Who Coined The Term SEO?
Someone’s trying to trademark the term SEO, which has roiled the SEO community. The someone is named Jason Gambert, and he has filed with the US Patent and Trademark Office, claiming to have coined the term “SEO” (for Search Engine Optimization). SEOMoz and others have moved to challenge Gambert’s claim. As the person (along with […]
Someone’s trying to trademark the term SEO, which has roiled the SEO community. The someone is named Jason Gambert, and he has filed with the US Patent and Trademark Office, claiming to have coined the term “SEO” (for Search Engine Optimization). SEOMoz and others have moved to challenge Gambert’s claim. As the person (along with my partner Leland Harden), who actually did coin the term Search Engine Optimization back in 1995, I feel uniquely qualified to weigh in on the validity of Gambert’s claim.
Jason Gambert asserts that he was the first to use the term SEO, in a 2007 email. The actual origin of SEO happened this way, as recounted way back in 1997 in the book Net Results that Leland and I wrote with Rick Bruner. Here’s an excerpt from page 137:
The scene is the Heyman home, the summer of 1995, 3:00 a.m. on a Monday morning. The phone rings. Bob, senior vice president of audience development at Cybernautics, grabs the receiver and mumbles, “Hello?”
“Why the #$%$ don’t we come up before page 4 on this damned thing? Page #$%$ 4, you #$%$ morons” the voice on the other end shouts.
Examining the alarm clock and smiling meekly at his wife, Bob asks, “Huh?”
The caller was the manager for the rock band Jefferson Starship, then a new Cybernautics client. He was throwing a tantrum befitting a rock industry insider in the middle of the night over the fact that the Web site Cybernautics had recently built for the band appeared several screens down in a search of “Jefferson Starship” on a particular search engine.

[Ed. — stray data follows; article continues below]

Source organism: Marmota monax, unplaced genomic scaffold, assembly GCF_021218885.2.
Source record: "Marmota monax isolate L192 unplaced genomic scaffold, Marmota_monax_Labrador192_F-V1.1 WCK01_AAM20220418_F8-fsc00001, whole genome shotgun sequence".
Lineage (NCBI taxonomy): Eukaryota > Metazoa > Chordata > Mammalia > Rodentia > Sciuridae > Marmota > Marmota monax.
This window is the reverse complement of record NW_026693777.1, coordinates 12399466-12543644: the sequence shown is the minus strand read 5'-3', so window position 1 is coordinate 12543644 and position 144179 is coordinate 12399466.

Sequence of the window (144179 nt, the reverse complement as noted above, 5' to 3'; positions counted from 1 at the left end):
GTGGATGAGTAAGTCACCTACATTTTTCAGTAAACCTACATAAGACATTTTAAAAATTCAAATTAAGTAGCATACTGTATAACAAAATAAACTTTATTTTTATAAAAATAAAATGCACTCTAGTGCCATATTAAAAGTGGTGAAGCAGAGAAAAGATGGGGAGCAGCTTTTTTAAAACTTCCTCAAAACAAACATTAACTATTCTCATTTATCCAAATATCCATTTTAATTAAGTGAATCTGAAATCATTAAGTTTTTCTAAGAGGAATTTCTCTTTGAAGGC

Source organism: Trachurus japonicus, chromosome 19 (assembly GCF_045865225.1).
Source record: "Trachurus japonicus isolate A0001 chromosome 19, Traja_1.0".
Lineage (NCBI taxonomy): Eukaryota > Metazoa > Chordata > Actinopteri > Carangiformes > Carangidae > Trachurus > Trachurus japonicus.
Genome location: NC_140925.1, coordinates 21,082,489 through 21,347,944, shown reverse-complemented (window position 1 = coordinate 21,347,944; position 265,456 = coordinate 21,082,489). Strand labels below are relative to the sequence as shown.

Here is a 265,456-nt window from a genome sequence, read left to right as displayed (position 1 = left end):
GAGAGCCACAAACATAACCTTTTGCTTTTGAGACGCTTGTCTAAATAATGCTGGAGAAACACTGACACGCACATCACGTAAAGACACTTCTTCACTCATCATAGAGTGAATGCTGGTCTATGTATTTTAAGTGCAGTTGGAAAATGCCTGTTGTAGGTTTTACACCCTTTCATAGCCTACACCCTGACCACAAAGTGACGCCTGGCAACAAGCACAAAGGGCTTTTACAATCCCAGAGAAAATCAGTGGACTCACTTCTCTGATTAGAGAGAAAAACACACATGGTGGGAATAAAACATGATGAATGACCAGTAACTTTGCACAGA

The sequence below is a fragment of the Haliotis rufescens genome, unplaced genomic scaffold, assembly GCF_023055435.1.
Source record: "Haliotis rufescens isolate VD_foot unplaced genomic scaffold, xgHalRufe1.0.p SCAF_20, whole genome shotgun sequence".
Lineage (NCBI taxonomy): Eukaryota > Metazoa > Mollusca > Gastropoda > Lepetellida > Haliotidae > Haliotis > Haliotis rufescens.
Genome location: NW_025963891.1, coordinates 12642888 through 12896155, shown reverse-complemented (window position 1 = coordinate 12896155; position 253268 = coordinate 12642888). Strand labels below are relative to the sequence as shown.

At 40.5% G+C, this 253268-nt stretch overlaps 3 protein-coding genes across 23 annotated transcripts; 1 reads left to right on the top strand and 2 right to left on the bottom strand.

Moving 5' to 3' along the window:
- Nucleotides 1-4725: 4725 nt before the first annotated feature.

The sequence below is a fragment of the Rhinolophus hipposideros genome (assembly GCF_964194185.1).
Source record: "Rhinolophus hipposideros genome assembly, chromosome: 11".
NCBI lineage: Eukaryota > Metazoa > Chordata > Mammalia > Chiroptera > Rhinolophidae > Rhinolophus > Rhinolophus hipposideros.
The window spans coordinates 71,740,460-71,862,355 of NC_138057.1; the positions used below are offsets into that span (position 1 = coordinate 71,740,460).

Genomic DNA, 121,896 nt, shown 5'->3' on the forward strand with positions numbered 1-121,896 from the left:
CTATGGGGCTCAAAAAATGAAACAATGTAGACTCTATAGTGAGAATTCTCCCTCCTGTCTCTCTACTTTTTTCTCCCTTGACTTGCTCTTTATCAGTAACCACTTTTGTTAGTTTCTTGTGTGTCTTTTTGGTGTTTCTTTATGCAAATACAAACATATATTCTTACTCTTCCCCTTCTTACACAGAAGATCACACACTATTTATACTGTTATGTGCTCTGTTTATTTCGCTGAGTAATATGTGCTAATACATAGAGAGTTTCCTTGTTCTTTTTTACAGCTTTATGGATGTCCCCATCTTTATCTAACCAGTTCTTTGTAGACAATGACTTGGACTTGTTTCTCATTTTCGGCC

As it turns out, the band was on the road, and the manager had wanted to show a club promoter how hip Starship was to have its own web site. Unfortunately he couldn’t remember the URL (www.jstarship.com, now defunct), so he resorted to a search engine lookup. To his considerable annoyance, the page did not come up especially close to the top of the list.
The next morning, Bob dragged into the office a bit sleepier than usual, gathered the staff and explained that mastering the art of search engine ranking was a new company priority.
It turned out that what governed organic search results back then was how many times the keyword appeared on the web page. The Cybernautics designers had done a tasteful job and the keyword Jefferson Starship did not appear as often as it did on fan pages about the band. Once Bob had his designers have the words Jefferson Starship recur on the page in tiny black print against a black background the page rank vaulted to number one. The band was pleased.
Bob and Leland Harden called this new field Search Engine Optimization and soon thereafter hired the first SEOM (Search Engine Optimization Manager). And so SEO was born.
So, clearly, Jason Gambert’s claim of coining SEO in 2007 is patently spurious. Here are links to various posts about Gambert’s Trademark claim and the ensuing furor:
From TechDirt: Internet Marketer Tries To Trademark SEO
From SEOMoz: Pulling A Fast One
You can access the current status of Gambert’s Trademark filing here.
Bob Heyman is Chief Search Officer at Mediasmith in San Francisco. Bob’s new book (with Leland Harden). “Digital Engagement”, will be published by the American Management Association’s publishing arm in January.
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